The Supreme Court today adjourned the batch of petitions seeking a determination of the Minority Status of religious communities at the state level and also challenging the constitutional validity of the National Minority Commission Act, 1992 and the National Minority Commission Education Institution Act, 2004 to July 2023.

The Bench of Justice Sanjay Kishan Kaul and Justice Ahsanuddin Amanullah directed that its order stating that it will close the opportunity for the State and UTs to respond, if they do not respond by the next posting, be forwarded to the States and UTs that have not responded.

ASG K.M. Nataraj told the Court that responses have been received from all States and UTs except Rajasthan and Telangana and J&K, which has given a partial response. He also told the Court that the state of Arunachal Pradesh has already responded to the Centre.

While seeking an adjournment, the ASG submitted that he was conscious that by the previous order, a last opportunity had already been granted for the States to respond.

Ashwini Kumar Upadhyay, the Petitioner, appeared in person.

In the previous hearing, the Attorney General had told the Court that six States/Union Territories including Arunachal Pradesh, Jammu & Kashmir, Jharkhand, Lakshadweep, Rajasthan and Telangana are yet to respond to the Centre with their views on the subject.

"We fail to appreciate why these States/Union Territories do not respond and thus give last opportunity to the Central government to obtain the responses from them, failing which we will presume that they have nothing to say", the Bench of Justice SK Kaul, Justice Abhay Oka and Justice JB Pardiwala ordered.

The Union Government had filed a status report in the matter containing views of 24 State governments and 6 Union Territories on the subject. It further added that comments from six State governments and Union Territories are still awaited.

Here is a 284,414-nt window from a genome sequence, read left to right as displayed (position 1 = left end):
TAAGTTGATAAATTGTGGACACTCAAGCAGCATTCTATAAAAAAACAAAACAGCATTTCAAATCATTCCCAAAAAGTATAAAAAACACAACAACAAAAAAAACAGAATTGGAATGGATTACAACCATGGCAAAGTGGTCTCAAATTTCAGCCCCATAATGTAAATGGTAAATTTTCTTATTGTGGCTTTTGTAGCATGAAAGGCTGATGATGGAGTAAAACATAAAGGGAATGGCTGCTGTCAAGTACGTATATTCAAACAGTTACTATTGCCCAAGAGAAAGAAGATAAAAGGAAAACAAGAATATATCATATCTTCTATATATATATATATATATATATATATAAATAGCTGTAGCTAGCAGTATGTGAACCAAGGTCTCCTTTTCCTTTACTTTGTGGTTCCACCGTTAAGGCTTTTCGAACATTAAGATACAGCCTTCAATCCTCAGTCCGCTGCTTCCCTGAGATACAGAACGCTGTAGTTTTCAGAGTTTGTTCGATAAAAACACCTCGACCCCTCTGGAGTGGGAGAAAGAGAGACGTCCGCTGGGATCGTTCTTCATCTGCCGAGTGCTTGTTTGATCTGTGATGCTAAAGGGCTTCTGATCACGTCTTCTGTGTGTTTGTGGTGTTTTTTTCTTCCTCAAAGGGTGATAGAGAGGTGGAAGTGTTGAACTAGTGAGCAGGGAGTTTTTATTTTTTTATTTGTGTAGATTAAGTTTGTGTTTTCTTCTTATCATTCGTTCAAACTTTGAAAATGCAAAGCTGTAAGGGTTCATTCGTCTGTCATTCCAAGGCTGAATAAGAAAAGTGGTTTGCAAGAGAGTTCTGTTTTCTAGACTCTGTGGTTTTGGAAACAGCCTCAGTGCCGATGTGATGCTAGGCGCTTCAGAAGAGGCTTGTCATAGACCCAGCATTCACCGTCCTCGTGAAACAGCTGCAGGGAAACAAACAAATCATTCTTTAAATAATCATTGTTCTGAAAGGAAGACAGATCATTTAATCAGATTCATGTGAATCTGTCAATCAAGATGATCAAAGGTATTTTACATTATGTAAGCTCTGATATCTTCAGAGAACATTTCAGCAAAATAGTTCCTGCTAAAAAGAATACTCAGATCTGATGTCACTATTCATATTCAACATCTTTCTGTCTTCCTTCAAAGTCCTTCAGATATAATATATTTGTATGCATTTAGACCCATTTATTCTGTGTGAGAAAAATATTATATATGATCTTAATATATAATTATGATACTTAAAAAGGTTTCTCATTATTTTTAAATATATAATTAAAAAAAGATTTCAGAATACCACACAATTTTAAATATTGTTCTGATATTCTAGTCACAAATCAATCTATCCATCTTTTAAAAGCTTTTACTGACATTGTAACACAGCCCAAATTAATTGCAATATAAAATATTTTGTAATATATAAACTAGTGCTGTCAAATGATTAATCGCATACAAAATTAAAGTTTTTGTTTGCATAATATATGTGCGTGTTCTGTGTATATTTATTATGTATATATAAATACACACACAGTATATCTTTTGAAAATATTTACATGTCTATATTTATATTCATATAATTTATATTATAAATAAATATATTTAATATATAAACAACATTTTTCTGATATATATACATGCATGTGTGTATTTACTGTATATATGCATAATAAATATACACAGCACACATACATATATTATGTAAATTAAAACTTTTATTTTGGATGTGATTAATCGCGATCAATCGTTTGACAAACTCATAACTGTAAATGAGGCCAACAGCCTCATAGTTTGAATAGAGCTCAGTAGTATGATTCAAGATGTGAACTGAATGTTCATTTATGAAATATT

Gujarat, Madhya Pradesh and Uttar Pradesh ruled by the Bharatiya Janata Party have taken a stand that the present method of notification of minorities at the Central level is correct and acceptable to them.

Seven States have stated that the minority status of religious communities should be determined by treating the State as a unit. They are Andhra Pradesh, Assam, Delhi, Maharashtra, Manipur, Mizoram, Punjab, Sikkim, Tripura, Tamil Nadu, Uttarakhand and West Bengal.

In an earlier order of May 10, 2022, the Court recorded that the Union backed out from the earlier stance that the Parliament and the State Legislature have concurrent powers to say that the power is vested with the central government to notify minorities. On January 7, 2022 the Supreme Court transferred to itself the petitions from various High Courts challenging the constitutional validity of the National Minority Commission Act.

The plea challenges the validity of Section 2(f) of the National Commission for Minority Education Institution Act, 2004 and it terms that provision which empowers the Centre to identify and notify minority communities in India, as "manifestly arbitrary, irrational, and offending" which gives unbridled power to the Centre.

During an earlier hearing, the Court had asked the Petitioner whether he has a concrete case that Hindus are being denied minority status in states like Mizoram or Kashmir. The Bench of Justice U. U. Lalit, Justice Ravindra Bhat and Justice Sudhanshu Dhulia had said that it will consider the PIL if that is the case.

Cause Title: Ashwini Kumar Upadhyay V. Union of India and Ors.